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The Houston region is moving towards safely reopening the economy through a gradual process in the direction of a new normal. The business community has a vested interest in getting this right.

The primary topics of discussion have included 1) How COVID-19 and oil price war will impact jobs; 2) energy indicators; and, 3) the impact on the Houston Industrial Market and whether these unprecedented occurrences alter rent payments. We elaborate on these topics below.

 

I. COVID-19 and Oil Price War Impact on Houston’s Jobs

Data for March in Houston have begun to show the effects of efforts to contain the coronavirus (COVID-19) pandemic. Employment contracted, and the unemployment rate rose sharply for March. Weekly initial claims for unemployment insurance in April remained elevated.

Initial estimates for the February-to-March change in employment show a 3.6% annualized decline in total employment (-9,800 jobs), the sharpest one-month decline since August 2009. Declines were led by leisure and hospitality (-5,300), construction (-4,800) and manufacturing (-3,600). Job gains were led by other services (2,000; includes various services such as auto mechanics, dry cleaners, and animal boarding).

Unemployment rates shot up in March. Houston’s unemployment rate was 5.0%, Texas’ reached 4.7%, and the U.S. rate was 4.4%. Initial claims data for the past several weeks suggest that Texas unemployment is likely to more than double to 12.4% (with caveats), an increase likely to be mirrored by Houston, whose shares of Texas’ weekly initial claims filings have been persistent at 26–27%.

Initial claims for unemployment insurance in Houston slowed in mid-April but remain elevated. The number of claims allocated to the metropolitan area peaked the week of April 4 at 76,000 but had slowed to 57,800 the week of April 18. However, state-level claims for the week ending April 25, 2020, increased to 437,300. Statewide, claims from workers in the oil and gas sector have been late to rise relative to other sectors like leisure and hospitality, which were hard hit relatively early in the pandemic.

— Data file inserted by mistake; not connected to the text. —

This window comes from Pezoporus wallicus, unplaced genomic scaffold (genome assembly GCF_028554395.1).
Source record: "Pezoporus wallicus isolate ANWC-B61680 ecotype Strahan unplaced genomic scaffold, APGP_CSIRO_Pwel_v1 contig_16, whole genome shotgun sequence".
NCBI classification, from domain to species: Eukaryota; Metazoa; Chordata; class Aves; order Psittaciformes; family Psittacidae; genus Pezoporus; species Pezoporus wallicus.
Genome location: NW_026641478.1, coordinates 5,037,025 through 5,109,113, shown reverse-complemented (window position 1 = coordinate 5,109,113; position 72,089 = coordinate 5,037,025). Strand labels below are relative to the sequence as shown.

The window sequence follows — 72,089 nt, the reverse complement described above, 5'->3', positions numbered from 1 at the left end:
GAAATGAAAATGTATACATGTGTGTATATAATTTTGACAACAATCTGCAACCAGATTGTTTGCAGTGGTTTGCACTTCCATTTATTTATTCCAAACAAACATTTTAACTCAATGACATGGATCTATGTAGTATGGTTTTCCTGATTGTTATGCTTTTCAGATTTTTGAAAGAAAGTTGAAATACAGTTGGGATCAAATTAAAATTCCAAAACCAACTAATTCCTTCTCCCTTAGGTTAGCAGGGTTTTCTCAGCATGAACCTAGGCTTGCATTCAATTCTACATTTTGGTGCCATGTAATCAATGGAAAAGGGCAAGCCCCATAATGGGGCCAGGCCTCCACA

The Perryman Group developed a possible scenario for estimating the eventual effects of the coronavirus based on a variety of public and private source materials, with projected job losses in Houston-The Woodlands-Sugar Land MSA totaling nearly 256,000 in Q1 2021.

II. Energy Indicators

Prices for crude oils fell further in April as weak demand from refiners and consumers drove production into storage. Spot prices at regional hubs traded lower, with West Texas Intermediate (WTI) priced in Midland at $17.

WTI crude futures contracts for May delivery traded below zero for the first time in history on April 20, 2020, as rapidly depleting spare crude storage capacity left many futures market investors unable to find buyers at a positive price before having to close out their positions due to market rules. As funds flowed into the June contract the last week of April, the futures contract for delivery of a barrel WTI in June averaged under $15, down from $27 for the week ending April 17.

The number of active drilling rigs declined sharply in April. The Permian Basin rig count fell 43% to 219 from the end of March to the week ending May 1, its lowest level since November 2016. Across other oil-focused basins, the count dropped by more than half to 69 rigs, and drilling in the rest of the U.S. dropped by nearly a third to 120 rigs.

III. Impact and Long-Term Effects on Houston Industrial Market